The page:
In 2001, postal workers at the Brentwood Post Office and US Senate staffers in Washington, DC were exposed to anthrax after a terrorist mailed the harmful substance to US Senators. The vast majority of the postal workers were Black, while the Senate staffers were predominantly white. Following their diagnoses, both groups of employees deemed at higher risk were given antibiotics for 60 days. At the end of the 60 days, doctors recommended extending the antibiotic usage for another 40 days or receive a vaccine. Thirty-eight percent of the Senate workers and only 2 percent of the Brentwood workers chose the vaccine. Four years later, the American Journal of Public Health conducted a focus group of those same employees. Many of the Brentwood group were worried they were being used as guinea pigs and didn’t necessarily trust the vaccine because it was “experimental.”

The 2020 pandemic is unmatched in severity or scope, but the emerging conspiracy theories that have taken hold in the Black community feel familiar. Several have been making the rounds on social media, including that the virus is caused by 5G cell towers, and the vaccine (which has yet to be developed) will inject a tracking device inside of you. “The fears are always there, but they’re often raised from within the community,” Quinn says. “Now, they’re seized upon in social media and used to sow distrust and doubts about the vaccine.” It doesn’t help that the president has not disavowed the message from vaccine skeptics. After Diamond & Silk lost their show for promoting conspiracy theories around the virus and potential vaccines, the president tweeted praise for them.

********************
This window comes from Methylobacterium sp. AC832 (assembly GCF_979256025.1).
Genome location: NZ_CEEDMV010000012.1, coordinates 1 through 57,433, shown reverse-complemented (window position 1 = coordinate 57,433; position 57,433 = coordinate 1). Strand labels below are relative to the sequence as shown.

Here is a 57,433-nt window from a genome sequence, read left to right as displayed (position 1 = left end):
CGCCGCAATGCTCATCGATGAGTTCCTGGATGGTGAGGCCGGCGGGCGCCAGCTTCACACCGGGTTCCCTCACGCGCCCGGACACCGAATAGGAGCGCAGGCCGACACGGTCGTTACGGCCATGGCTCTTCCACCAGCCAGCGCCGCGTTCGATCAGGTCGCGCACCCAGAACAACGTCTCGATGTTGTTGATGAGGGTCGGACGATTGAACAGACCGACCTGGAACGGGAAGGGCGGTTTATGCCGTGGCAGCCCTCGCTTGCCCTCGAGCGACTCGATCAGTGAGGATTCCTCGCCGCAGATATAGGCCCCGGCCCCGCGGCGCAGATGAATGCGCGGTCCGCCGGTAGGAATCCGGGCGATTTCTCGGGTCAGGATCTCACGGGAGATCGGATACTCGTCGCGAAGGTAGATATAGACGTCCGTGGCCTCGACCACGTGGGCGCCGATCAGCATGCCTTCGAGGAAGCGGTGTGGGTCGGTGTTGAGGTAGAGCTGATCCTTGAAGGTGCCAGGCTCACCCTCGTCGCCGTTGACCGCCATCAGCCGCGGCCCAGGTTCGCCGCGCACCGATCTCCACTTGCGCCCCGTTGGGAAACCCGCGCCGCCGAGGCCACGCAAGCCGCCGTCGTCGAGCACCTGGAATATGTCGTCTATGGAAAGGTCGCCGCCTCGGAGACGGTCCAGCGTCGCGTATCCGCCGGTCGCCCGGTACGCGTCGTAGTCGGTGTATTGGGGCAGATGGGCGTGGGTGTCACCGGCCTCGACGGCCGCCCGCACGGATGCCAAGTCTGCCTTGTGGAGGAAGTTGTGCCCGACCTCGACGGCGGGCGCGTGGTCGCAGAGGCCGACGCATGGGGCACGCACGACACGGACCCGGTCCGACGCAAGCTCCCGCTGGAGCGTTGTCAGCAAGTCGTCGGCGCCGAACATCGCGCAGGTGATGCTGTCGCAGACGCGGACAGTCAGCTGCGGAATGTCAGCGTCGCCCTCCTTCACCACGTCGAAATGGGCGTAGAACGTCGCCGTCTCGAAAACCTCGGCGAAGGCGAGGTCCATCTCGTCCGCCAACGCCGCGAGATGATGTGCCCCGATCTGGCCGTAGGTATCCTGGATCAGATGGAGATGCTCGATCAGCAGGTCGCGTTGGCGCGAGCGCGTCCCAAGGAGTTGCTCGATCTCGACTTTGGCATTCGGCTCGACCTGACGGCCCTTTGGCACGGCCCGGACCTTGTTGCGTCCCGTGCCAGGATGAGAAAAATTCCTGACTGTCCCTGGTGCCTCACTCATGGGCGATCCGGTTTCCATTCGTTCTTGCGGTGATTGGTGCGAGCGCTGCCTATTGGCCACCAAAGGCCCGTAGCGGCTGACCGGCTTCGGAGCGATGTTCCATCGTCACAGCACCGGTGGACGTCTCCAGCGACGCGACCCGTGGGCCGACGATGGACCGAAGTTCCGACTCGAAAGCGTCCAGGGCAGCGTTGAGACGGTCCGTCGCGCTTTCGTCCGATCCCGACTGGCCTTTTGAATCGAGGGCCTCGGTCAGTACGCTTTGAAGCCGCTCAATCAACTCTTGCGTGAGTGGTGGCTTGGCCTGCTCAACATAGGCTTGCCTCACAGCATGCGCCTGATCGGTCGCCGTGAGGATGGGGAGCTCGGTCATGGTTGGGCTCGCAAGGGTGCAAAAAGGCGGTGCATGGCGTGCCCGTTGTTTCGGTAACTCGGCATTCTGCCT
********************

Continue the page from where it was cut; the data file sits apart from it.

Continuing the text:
Earlier this month, Trump announced Operation Warp Speed, a project to develop a vaccine at record speed in order to accelerate reopening businesses, schools, and returning to a normal life. According to polling data, the majority of the American public disapproves of the job the federal government is doing, making it a challenge to convince skeptics that a vaccine produced at record speed would be totally safe. In countries thought to have done a better job handling the pandemic, like South Korea and New Zealand, trust in the top level government officials is considered to have played a key role in containing the severity of the spread. In order to implement an effective national testing, contact tracing, and isolation strategy, Americans would have to put their trust in a government that has not inspired much of it. “The problem is that all the major scenarios for reopening the US economy are premised on trust,” Foreign Policy reported in April. “Will Americans really trust an entity—whether government, business, or nonprofit organizations—that compiles and tracks such personal data?”

Problems of trust in government aren’t unique to Trump. In 2009, the swine flu vaccine was considered an emergency vaccine because it had been quickly produced. Quinn studied the willingness to take an “emergency” vaccine among all the racial groups. Black people were more likely than any others to be skeptical of it. 

Whatever the troubling history, it’s critical that the Black community take the vaccine when it is finally available. Not only are they more susceptible to the virus because of long-standing structural racism that has left them with a disproportionate share of underlying health conditions, they are also more likely to be employed in jobs that require constant contact with other people like transit workers, delivery drivers, and mail carriers. “Who’s most at risk?” Quinn explains. “We definitely need African Americans to get it. It’ll be devastating if they don’t.”